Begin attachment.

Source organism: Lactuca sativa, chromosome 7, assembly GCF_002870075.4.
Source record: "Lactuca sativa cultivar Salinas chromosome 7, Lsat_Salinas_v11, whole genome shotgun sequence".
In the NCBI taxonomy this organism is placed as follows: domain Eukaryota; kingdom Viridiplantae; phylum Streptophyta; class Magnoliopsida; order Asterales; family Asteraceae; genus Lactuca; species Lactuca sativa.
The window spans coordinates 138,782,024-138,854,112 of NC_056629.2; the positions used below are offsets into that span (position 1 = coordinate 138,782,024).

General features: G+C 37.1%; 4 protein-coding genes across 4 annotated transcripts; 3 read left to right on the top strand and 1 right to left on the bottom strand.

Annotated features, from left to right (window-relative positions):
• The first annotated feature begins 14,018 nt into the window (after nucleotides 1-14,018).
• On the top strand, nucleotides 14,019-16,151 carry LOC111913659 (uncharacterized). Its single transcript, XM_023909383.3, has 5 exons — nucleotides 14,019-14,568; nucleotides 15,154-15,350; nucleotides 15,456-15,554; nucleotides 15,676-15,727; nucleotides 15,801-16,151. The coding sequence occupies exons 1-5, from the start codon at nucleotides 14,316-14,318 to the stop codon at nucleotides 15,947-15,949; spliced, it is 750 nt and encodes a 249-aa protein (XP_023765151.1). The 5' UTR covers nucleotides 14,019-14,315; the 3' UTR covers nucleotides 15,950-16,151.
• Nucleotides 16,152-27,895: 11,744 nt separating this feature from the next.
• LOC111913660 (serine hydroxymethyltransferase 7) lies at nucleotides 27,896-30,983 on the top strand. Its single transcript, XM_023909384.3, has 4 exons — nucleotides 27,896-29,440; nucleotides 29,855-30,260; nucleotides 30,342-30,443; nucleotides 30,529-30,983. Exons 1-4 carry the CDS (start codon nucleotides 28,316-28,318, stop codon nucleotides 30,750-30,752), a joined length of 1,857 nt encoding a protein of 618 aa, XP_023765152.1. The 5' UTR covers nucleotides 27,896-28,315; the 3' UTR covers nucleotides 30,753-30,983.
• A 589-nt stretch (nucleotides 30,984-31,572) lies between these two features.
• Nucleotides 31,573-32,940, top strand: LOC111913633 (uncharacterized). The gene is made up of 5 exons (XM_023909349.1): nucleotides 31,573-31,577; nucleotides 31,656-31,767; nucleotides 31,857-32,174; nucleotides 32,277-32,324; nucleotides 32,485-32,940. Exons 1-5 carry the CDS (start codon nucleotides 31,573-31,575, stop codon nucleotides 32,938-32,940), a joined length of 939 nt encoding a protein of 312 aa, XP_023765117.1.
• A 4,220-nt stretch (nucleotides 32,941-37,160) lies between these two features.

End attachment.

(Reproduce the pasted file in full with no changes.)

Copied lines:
Source organism: Lactuca sativa, chromosome 7, assembly GCF_002870075.4.
Source record: "Lactuca sativa cultivar Salinas chromosome 7, Lsat_Salinas_v11, whole genome shotgun sequence".
In the NCBI taxonomy this organism is placed as follows: domain Eukaryota; kingdom Viridiplantae; phylum Streptophyta; class Magnoliopsida; order Asterales; family Asteraceae; genus Lactuca; species Lactuca sativa.
The window spans coordinates 138,782,024-138,854,112 of NC_056629.2; the positions used below are offsets into that span (position 1 = coordinate 138,782,024).

General features: G+C 37.1%; 4 protein-coding genes across 4 annotated transcripts; 3 read left to right on the top strand and 1 right to left on the bottom strand.

Annotated features, from left to right (window-relative positions):
• The first annotated feature begins 14,018 nt into the window (after nucleotides 1-14,018).
• On the top strand, nucleotides 14,019-16,151 carry LOC111913659 (uncharacterized). Its single transcript, XM_023909383.3, has 5 exons — nucleotides 14,019-14,568; nucleotides 15,154-15,350; nucleotides 15,456-15,554; nucleotides 15,676-15,727; nucleotides 15,801-16,151. The coding sequence occupies exons 1-5, from the start codon at nucleotides 14,316-14,318 to the stop codon at nucleotides 15,947-15,949; spliced, it is 750 nt and encodes a 249-aa protein (XP_023765151.1). The 5' UTR covers nucleotides 14,019-14,315; the 3' UTR covers nucleotides 15,950-16,151.
• Nucleotides 16,152-27,895: 11,744 nt separating this feature from the next.
• LOC111913660 (serine hydroxymethyltransferase 7) lies at nucleotides 27,896-30,983 on the top strand. Its single transcript, XM_023909384.3, has 4 exons — nucleotides 27,896-29,440; nucleotides 29,855-30,260; nucleotides 30,342-30,443; nucleotides 30,529-30,983. Exons 1-4 carry the CDS (start codon nucleotides 28,316-28,318, stop codon nucleotides 30,750-30,752), a joined length of 1,857 nt encoding a protein of 618 aa, XP_023765152.1. The 5' UTR covers nucleotides 27,896-28,315; the 3' UTR covers nucleotides 30,753-30,983.
• A 589-nt stretch (nucleotides 30,984-31,572) lies between these two features.
• Nucleotides 31,573-32,940, top strand: LOC111913633 (uncharacterized). The gene is made up of 5 exons (XM_023909349.1): nucleotides 31,573-31,577; nucleotides 31,656-31,767; nucleotides 31,857-32,174; nucleotides 32,277-32,324; nucleotides 32,485-32,940. Exons 1-5 carry the CDS (start codon nucleotides 31,573-31,575, stop codon nucleotides 32,938-32,940), a joined length of 939 nt encoding a protein of 312 aa, XP_023765117.1.
• A 4,220-nt stretch (nucleotides 32,941-37,160) lies between these two features.